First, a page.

It is to be understood that, wherever values and ranges are provided herein, the description in range format is merely for convenience and brevity and should not be construed as an inflexible limitation on the scope of the invention. Accordingly, all values and ranges encompassed by these values and ranges are meant to be encompassed within the scope of the present invention. Moreover, all values that fall within these ranges, as well as the upper or lower limits of a range of values, are also contemplated by the present application. The description of a range should be considered to have specifically disclosed all the possible sub-ranges as well as individual numerical values within that range and, when appropriate, partial integers of the numerical values within ranges. For example, description of a range such as from 1 to 6 should be considered to have specifically disclosed sub-ranges such as from 1 to 3, from 1 to 4, from 1 to 5, from 2 to 4, from 2 to 6, from 3 to 6 etc., as well as individual numbers within that range, for example, 1, 2, 2.7, 3, 4, 5, 5.3, and 6. This applies regardless of the breadth of the range.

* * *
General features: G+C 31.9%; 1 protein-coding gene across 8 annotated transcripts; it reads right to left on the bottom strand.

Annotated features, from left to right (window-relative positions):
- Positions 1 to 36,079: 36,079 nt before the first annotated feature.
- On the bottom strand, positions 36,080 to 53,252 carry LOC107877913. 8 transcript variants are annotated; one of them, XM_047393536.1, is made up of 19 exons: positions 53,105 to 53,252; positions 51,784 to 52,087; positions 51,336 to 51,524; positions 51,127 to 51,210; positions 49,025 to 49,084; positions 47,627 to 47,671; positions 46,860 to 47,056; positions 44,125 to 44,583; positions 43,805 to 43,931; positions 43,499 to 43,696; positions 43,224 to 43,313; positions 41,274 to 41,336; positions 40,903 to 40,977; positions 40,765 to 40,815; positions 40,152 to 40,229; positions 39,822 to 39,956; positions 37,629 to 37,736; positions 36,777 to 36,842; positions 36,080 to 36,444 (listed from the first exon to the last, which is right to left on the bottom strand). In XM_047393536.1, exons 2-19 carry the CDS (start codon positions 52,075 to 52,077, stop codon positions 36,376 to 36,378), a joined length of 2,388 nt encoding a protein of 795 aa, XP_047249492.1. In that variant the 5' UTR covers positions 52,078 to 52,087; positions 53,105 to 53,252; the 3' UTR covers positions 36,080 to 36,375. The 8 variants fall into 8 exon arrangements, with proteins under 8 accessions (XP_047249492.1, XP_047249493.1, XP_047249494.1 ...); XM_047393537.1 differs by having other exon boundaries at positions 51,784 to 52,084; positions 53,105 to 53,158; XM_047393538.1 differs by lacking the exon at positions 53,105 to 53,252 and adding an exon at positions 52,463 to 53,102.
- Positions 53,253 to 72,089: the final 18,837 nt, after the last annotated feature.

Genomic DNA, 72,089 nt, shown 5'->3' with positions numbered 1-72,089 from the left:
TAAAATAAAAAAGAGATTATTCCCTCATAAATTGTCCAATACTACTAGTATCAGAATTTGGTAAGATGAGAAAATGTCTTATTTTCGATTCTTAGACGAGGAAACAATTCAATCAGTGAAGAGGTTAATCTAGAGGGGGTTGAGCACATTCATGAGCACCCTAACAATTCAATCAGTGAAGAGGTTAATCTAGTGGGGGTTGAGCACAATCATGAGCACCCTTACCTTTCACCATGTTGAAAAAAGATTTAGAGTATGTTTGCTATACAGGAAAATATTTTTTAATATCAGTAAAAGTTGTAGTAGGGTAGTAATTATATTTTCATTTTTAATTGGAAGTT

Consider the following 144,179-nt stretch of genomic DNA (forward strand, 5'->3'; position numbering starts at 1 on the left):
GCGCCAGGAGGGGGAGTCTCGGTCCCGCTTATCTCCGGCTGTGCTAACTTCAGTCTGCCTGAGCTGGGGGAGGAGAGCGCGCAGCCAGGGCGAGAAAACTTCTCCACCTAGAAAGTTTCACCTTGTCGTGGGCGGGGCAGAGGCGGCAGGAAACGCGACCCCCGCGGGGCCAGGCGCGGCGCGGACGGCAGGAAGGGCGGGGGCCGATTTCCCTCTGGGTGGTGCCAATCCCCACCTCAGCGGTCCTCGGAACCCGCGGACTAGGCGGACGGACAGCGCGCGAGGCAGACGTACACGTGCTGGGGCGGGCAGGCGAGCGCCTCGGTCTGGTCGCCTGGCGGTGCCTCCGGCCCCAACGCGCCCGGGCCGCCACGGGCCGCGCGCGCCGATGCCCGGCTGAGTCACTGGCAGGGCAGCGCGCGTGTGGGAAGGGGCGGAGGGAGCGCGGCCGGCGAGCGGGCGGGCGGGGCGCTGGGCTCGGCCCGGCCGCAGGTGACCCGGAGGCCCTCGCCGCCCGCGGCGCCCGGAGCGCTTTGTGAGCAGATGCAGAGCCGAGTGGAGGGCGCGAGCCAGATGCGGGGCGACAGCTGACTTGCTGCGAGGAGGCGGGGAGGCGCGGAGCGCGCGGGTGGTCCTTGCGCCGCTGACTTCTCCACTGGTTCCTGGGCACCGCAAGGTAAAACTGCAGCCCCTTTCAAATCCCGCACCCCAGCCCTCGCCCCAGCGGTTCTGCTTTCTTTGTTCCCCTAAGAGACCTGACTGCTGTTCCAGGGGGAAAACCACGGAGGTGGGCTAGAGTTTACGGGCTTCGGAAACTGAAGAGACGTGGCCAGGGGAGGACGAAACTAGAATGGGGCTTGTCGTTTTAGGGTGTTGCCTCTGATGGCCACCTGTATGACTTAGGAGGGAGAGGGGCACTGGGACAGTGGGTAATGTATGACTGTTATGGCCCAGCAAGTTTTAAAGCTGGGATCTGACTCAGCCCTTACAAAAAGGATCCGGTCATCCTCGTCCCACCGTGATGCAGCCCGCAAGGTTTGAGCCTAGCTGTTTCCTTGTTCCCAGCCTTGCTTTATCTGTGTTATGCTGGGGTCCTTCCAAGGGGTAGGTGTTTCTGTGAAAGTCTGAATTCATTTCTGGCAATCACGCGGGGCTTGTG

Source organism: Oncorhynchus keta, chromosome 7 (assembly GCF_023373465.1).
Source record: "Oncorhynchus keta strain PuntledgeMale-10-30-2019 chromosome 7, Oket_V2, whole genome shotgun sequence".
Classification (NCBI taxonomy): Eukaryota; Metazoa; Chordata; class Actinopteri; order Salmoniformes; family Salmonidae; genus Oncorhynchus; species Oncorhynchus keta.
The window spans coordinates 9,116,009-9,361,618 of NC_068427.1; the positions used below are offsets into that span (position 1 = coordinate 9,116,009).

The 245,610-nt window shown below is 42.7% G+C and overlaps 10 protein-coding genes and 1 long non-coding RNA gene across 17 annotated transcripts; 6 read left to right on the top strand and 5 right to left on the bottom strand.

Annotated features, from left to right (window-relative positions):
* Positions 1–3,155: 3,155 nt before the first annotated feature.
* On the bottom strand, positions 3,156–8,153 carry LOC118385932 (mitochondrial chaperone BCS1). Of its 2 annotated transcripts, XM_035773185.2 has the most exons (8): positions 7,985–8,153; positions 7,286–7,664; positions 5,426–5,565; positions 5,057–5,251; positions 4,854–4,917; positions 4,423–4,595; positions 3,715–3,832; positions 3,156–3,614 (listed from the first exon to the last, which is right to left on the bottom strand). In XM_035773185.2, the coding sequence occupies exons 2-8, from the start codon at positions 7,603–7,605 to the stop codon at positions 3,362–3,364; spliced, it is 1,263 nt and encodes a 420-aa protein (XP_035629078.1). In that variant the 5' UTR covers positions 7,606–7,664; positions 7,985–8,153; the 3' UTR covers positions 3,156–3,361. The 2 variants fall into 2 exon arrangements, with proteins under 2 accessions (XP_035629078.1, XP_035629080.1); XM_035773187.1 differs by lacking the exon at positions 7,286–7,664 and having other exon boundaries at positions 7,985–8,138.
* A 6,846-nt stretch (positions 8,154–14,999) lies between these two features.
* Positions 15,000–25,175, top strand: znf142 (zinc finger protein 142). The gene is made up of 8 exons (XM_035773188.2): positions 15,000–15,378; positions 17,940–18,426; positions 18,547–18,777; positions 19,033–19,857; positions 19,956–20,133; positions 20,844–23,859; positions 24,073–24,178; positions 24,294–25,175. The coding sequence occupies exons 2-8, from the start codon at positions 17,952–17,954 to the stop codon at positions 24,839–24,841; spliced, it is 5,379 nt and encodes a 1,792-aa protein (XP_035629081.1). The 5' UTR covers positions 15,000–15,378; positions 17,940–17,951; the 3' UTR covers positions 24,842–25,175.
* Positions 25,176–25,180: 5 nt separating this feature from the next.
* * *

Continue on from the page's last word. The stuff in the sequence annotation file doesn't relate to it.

The following examples further illustrate aspects of the present invention. However, they are in no way a limitation of the teachings or disclosure of the present invention as set forth herein.

EXAMPLES

The invention is now described with reference to the following Examples. These Examples are provided for the purpose of illustration only, and the invention is not limited to these Examples, but rather encompasses all variations that are evident as a result of the teachings provided herein.

Example 1: Preparation of 3D Printed Construct